CDF contracted with the non-partisan, independent Urban Institute to generate real numbers on the costs to implement improvements to existing policies and programs and the number of children who would benefit. CDF’s report shows how relatively modest changes in policies we know work can be combined to significantly reduce child poverty.

And those changes can be implemented right now if our political leaders put common good, common sense and economic sense for children first to improve the lives and futures of millions of children – and save taxpayers hundreds of billions of dollars each year.

We must end child poverty in California – and we know how to do it!

CDF’s report estimates a cost of $77.2 billion a year for the combined proposed policy improvements and suggests multiple tradeoffs our country can make to pay for this huge, long overdue and urgently needed reduction in child poverty without raising the federal deficit, including:

  • Closing tax loopholes that let U.S. corporations avoid $90 billion annually in federal income taxes by shifting profits to subsidiaries in foreign tax havens; or
  • Eliminating tax breaks for the wealthy by taxing capital gains and dividends at the same rate as wages, saving more than $84 billion a year; or
  • Scrapping the F-35 fighter jet program already several years behind schedule and 68 percent over budget and still not producing fully functioning planes. For the $1.5 trillion projected costs of this program, the nation could reduce child poverty 60 percent for 19 years, potentially breaking the cycle of intergenerational poverty.

Download CDF’s new report and share it widely with your child advocacy networks and faith communities to learn changes that can be made at the national, state and local levels. Fifty years after President Lyndon Johnson declared a war on poverty, it’s time for all Americans to work together to finish the job, beginning with ending child poverty in our nation with the largest economy on earth.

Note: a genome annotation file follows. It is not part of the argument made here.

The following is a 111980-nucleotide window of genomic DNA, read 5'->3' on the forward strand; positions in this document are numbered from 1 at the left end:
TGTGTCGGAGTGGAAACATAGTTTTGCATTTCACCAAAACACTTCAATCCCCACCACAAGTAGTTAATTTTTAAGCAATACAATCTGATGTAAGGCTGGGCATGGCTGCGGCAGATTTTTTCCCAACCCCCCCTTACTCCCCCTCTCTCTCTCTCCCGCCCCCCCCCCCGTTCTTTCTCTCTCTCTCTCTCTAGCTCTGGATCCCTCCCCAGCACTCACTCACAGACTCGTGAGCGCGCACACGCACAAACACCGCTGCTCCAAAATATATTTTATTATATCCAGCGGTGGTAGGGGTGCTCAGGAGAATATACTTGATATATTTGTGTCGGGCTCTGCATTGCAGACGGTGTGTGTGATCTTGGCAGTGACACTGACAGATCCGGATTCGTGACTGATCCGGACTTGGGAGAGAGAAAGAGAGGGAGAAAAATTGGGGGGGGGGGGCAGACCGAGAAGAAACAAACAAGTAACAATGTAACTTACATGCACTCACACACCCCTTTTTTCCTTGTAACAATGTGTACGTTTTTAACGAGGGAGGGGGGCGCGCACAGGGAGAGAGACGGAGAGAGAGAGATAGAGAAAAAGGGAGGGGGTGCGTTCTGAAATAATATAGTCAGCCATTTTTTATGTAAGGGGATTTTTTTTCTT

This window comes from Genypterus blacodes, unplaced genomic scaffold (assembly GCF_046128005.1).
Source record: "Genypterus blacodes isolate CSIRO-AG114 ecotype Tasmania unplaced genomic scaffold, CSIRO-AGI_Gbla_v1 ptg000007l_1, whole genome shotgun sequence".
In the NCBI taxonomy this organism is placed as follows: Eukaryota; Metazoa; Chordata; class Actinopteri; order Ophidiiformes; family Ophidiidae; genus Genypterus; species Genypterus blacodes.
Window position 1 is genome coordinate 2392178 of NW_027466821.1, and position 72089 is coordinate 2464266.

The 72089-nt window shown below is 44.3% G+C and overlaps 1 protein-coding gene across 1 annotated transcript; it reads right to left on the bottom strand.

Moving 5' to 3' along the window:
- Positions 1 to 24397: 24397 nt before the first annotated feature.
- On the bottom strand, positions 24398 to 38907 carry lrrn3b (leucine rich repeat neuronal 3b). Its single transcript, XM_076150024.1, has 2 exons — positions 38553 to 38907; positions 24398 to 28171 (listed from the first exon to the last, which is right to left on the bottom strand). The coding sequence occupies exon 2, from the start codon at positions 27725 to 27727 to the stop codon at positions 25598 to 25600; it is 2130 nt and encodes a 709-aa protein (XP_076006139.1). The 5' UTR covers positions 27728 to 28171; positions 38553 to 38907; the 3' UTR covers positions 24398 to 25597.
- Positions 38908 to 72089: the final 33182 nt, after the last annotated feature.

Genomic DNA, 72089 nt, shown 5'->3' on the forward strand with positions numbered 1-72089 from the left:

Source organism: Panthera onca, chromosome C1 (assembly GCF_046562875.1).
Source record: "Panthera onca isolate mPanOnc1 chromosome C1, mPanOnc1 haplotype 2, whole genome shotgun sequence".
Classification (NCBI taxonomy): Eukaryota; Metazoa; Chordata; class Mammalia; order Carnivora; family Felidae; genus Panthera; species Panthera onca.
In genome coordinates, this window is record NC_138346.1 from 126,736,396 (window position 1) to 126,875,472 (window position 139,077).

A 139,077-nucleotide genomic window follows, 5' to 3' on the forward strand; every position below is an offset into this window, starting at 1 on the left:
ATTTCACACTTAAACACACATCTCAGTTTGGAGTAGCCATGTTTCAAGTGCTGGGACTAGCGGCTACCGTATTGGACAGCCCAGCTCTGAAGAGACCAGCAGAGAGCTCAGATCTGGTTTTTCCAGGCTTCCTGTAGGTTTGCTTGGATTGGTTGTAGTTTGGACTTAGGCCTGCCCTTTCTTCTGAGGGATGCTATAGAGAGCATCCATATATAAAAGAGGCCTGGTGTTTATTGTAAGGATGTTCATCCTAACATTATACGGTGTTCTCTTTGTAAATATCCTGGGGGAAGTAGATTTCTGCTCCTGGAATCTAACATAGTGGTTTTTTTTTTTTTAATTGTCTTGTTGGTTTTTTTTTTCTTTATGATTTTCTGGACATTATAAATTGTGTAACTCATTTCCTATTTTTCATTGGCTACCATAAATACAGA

Sign up for actions you can take for a real plan to end child poverty now, at http://www.childrensdefense.org/take-action/stay-informed.html.

Marian Wright Edelman is president of the Children’s Defense Fund and its Action Council whose Leave No Child Behind® mission is to ensure every child a Healthy Start, a Head Start, a Fair Start, a Safe Start and a Moral Start in life and successful passage to adulthood with the help of caring families and communities. Follow her on Twitter: www.twitter.com/ChildDefender.

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3 thoughts on “How to end child poverty for 60% of poor children and 72% of poor Black children today

  1. Richard

    Perhaps the theories of Thomas Malthus must be taken more seriously. The problem of black & hispanic poverty has been grinding on for decades (if not centuries) – a problem that no government initiative or intervention has been able to solve. Quite simply, to reduce poverty civilazations must limit population. The richest nations have the lowest populations – and have the highest racially homogenous populations – fewer marginalized groups. Unfortunately, the poor have the most children – especially in those countries that subsidize poverty in order to assauge some misguided national guilt. The wealthy limit their children to what they can afford to feed, educate and raise to adulthood. The poor just keep pumping out sentient protein in an attempt to achieve by numbers what the wealthy achieve through discipline. Pity the poor – indulge them – feed and house them – and as history proves – you just get more poor. We cannot throw money at this – we cannot ask tax payers to subsidize misfortune – because as we can see from illegal migrants pouring over the borders into the US and Europe – more will come expecting to be housed, clothed, fed and education at the expense of the middle class who will struggle to pay their taxes until even they are economically overwhelmed. Look at Africa and South America – that's what the US will become as more pour in and bring their misery with them. If we do not keep these numbers down the US will become a crime-ridden 3rd world nation, like India, unable to manage its numbers.

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  2. anne

    We should all learn about this. I think people generally think that children don't realize what being poor means so it's not really a problem when they're little cause they don't know better anyway. But it's very wrong. A poor child is deprived of a lot of experiences and tools he need in order to develop well and learn as much as he can in these crucial first years.

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  3. superrіorpaper

    The life of the students and individuals is very important and vital. The needs and requirements of the life are organized and civilized. The skills and abilities of the system are instilled and inculcated. It is inquisitive and curious.

    Reply